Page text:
Things to do in Newark-on-Trent, Nottinghamshire
Although Newark is a sizeable community of around 26,000 residents, it still retains the feel of a small local town.
The town's history can be traced back for centuries, in particular to Newark Castle which was first built here in 1068.
The ruins of a later 12th-century castle are still a landmark within the town and guided tours can be taken to learn more of the town's past.
Newark is centred on its market place which is surrounded by historic buildings.
The Square is overlooked by the local Church of St Mary Magdalene, said to be the finest Parish church in Nottinghamshire.
Surprisingly, it is one of the largest churches in England.
The impressive tower is 252 feet tall and can be seen for miles.
Most of the church was rebuilt in the 14th and 15th centuries, but the spire is even older.
There is also a fine Georgian Town Hall, built in 1776 and now a fascinating Town Museum full of local paintings and artefacts.
One of its most recent exhibits is an Iron Age Torc, or thick necklace, which was made of gold and silver and was recently discovered in a local field.
Treasure hunters may want to bring their metal detectors with them!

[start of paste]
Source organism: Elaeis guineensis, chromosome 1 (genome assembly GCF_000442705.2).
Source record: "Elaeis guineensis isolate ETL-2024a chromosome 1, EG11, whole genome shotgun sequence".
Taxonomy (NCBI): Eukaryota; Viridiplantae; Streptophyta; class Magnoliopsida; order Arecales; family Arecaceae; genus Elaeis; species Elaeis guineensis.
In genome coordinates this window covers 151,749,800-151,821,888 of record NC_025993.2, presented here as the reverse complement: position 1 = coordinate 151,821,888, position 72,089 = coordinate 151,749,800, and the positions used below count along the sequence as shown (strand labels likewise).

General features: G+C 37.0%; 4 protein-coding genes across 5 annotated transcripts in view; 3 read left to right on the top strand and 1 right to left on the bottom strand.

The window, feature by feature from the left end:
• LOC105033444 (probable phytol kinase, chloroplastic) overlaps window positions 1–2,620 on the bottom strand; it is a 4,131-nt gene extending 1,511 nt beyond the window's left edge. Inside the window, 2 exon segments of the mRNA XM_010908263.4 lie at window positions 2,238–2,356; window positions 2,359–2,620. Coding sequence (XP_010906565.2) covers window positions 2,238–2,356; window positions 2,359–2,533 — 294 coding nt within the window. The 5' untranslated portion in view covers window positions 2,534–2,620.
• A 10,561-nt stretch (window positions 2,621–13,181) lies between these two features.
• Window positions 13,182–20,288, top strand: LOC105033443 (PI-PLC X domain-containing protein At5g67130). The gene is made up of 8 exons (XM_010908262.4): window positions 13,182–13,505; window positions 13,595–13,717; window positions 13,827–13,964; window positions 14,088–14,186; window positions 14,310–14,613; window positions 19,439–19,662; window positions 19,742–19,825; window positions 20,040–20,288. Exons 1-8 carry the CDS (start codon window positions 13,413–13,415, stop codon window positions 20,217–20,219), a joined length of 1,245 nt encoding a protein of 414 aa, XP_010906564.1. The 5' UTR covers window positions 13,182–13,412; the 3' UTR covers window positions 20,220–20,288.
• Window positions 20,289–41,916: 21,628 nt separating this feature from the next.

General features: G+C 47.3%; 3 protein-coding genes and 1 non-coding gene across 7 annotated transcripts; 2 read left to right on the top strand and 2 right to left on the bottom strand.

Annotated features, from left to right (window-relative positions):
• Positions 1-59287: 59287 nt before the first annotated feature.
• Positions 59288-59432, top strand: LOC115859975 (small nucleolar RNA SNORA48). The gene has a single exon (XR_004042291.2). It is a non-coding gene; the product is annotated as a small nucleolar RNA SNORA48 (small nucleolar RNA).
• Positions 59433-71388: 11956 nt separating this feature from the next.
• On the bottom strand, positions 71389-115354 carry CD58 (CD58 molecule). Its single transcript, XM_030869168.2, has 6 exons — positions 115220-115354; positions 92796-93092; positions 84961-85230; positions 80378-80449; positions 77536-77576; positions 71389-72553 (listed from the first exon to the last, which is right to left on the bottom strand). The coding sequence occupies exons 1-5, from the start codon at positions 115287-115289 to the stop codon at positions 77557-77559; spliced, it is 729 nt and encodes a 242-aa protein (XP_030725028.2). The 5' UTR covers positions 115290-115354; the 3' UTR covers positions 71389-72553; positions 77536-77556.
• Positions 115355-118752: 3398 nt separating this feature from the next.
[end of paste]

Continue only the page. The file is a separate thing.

Shopping in Newark-on-Trent
The town centre has plenty of shops, banks, supermarkets and the Buttermarket.
There is a farmer's market which sells local produce here every fourth Thursday of the month.
The area also has a good selection of pubs and historic inns, such as the black and white "Hobgoblin" in the Market Square, which all serve hearty fare.
Things to do around Newark-on-Trent
Newark-upon-Trent makes an excellent centre from which to explore the surrounding area.
Scenic local footpaths are ideal for walkers, especially along the banks of the local canal.
There are a number of historic homes and gardens in the area and interesting architecture such as the Dower House at Cromwell which now accommodates the Vina Cooke Museum of Dolls.
Nature lovers and bird watchers will enjoy an afternoon at the Besthorpe Nature Reserve nearby.
Just outside the town is the Newark Nottinghamshire County Showground where Antiques Fairs are regularly held.
Further afield, and well worth the 12 mile drive in the beautiful countryside, is the Norman Belvoir Castle.
The area around Nottingham lives on the folklore surrounding Robin Hood and his merry men, who were said to rob the rich and give to the poor, and the area has several attractions on that theme.
In the past, the River Trent has had many uses, not least to drive the local mills.
The former Victorian oil seed mill and warehouse is now the site of the Millgate Museum Navigation House, which is open to the public.
Newark became an important inland port, particularly for the wool trade, and later had an ironworks, brewery and a sugar refinery.
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